It’s been a long time in the making, but Matt Emery, one of our favourite people (and an incredibly talented musician to boot) has now released his debut album ‘Empire’. Available via Injazero Records, it’s been released on vinyl and via Bandcamp and is full of compositions that fall somewhere between post-rock songs and classical pieces.
The title track opens the album with bursts of ambient piano that are soon joined by initially restrained strings. As the song builds up with effects, these strings become increasingly prominent – but the piano always remains at the forefront. Following this is ‘Orpheus’, a piece that opens with distorted and disturbing cello. After a short time, high-pitched strings are added providing a beautiful contrast in tone. It’s the kind of thing you could imagine showing up as the score on a Darren Aronofsky film but then an unexpected breakdown takes it off in an unexpected – but entirely welcome – Talons-esque direction.
One of the longest tracks on the record, ‘Loulodia’ has a wistful and nostalgic feel yet still remains rooted in avant-garde territory, as does ‘Effervescent’. With its glacial feel and layered pianos, it reminds us of composers like Olafur Arnalds, Max Richter and Nils Frahm but with the grandiose elements of Spiritualized when they went orchestral. All of the pieces are hugely emotive, but perhaps none more so than ‘L for Luna’ which is dark, mysterious and altogether more brooding – before picking up the pace and heading off in a math-rock direction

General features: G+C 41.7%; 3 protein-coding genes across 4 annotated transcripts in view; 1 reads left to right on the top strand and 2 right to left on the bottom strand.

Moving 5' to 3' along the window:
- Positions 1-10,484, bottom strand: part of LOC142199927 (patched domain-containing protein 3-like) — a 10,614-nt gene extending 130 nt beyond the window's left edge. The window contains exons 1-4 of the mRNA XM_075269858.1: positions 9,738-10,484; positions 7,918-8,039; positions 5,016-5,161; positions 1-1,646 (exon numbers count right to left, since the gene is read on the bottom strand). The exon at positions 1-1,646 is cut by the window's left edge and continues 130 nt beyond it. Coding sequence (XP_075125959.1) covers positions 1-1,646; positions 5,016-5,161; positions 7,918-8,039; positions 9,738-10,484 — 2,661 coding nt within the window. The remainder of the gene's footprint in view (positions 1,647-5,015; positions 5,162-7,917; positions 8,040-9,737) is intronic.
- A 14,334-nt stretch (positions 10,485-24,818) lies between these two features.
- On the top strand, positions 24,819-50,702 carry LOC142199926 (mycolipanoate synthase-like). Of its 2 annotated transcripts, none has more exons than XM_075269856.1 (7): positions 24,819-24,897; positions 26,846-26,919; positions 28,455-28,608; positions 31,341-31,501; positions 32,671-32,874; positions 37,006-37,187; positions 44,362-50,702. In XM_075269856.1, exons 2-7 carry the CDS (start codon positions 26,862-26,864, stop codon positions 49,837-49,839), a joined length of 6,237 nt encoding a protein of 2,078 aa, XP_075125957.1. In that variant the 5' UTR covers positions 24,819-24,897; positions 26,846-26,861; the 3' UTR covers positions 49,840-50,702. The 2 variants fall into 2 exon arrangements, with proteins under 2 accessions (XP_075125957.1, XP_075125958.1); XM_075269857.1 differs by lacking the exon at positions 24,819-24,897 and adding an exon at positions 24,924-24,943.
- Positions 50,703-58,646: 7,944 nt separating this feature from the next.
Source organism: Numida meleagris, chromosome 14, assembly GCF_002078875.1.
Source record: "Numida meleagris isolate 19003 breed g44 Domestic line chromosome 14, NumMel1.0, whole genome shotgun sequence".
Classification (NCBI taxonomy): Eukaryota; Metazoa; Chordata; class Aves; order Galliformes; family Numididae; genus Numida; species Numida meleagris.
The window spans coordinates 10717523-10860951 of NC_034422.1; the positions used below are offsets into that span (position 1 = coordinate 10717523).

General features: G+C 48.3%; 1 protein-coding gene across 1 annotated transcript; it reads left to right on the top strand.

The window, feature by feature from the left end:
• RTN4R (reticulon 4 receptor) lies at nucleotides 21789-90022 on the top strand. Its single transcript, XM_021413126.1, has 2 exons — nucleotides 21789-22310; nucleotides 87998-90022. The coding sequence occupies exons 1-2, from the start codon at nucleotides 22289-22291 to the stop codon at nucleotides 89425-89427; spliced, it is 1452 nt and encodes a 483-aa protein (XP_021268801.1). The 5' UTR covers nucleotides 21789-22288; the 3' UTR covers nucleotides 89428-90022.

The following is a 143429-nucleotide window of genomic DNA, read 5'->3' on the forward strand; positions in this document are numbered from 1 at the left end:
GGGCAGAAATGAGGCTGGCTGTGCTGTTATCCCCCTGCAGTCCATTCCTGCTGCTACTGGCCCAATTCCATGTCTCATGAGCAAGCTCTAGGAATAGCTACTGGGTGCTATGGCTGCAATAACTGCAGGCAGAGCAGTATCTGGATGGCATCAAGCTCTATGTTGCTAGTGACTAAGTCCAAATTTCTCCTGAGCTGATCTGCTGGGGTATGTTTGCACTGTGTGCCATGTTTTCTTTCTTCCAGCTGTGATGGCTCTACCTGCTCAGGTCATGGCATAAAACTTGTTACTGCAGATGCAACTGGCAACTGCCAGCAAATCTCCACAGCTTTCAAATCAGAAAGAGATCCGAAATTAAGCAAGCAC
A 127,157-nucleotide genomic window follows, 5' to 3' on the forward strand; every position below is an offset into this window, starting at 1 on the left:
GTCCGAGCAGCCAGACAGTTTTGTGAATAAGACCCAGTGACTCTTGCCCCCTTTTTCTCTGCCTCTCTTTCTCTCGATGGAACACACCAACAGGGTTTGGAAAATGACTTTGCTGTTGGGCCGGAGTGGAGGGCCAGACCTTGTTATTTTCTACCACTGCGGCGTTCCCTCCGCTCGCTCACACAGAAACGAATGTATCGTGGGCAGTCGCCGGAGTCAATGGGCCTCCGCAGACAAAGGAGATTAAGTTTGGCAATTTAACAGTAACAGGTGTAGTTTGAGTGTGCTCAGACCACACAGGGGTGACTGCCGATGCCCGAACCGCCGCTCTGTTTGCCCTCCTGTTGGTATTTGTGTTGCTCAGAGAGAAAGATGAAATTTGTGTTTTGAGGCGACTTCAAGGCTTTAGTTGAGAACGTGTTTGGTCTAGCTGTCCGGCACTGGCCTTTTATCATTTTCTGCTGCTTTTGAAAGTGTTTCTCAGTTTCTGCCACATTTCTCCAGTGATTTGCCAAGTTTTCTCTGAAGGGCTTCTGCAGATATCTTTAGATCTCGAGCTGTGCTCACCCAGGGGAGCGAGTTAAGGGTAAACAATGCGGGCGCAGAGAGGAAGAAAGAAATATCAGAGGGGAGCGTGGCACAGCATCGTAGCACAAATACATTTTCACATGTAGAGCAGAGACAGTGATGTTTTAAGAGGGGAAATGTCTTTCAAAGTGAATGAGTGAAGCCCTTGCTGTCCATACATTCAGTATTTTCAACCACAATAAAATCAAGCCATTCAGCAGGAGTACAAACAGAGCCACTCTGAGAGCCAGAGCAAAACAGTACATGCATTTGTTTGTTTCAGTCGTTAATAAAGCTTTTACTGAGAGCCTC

As well as the modern ambient musicians, the cinematic nature of this album brings to mind many classic film composers ranging from Ennio Morricone to Michael Giacchino. ‘Brushstrokes’ is the longest song on the album and it will get inside your head. It starts off refined and delicate but then it evolves into something far more intense. ‘Blossom’ is the most traditionally straightforward song and it has a playful pop feel throughout. As its title indicates, it’s a song that would be the perfect soundtrack to the start of spring – when the weather brightens up and everyone starts to cheer up. Its big, grand and orchestral nature will make you smile. This is followed by album closer ‘Oshima’, which is more downbeat and introspective to start. It gathers pace around the 1-minute, 20-second mark and then heads towards a grand crescendo – complete with electronic glitches, piano and cello notes.
This is a record to immerse yourself in… Plug in your headphones and embrace ‘Empire’.
Read our review of ‘Empire’ here.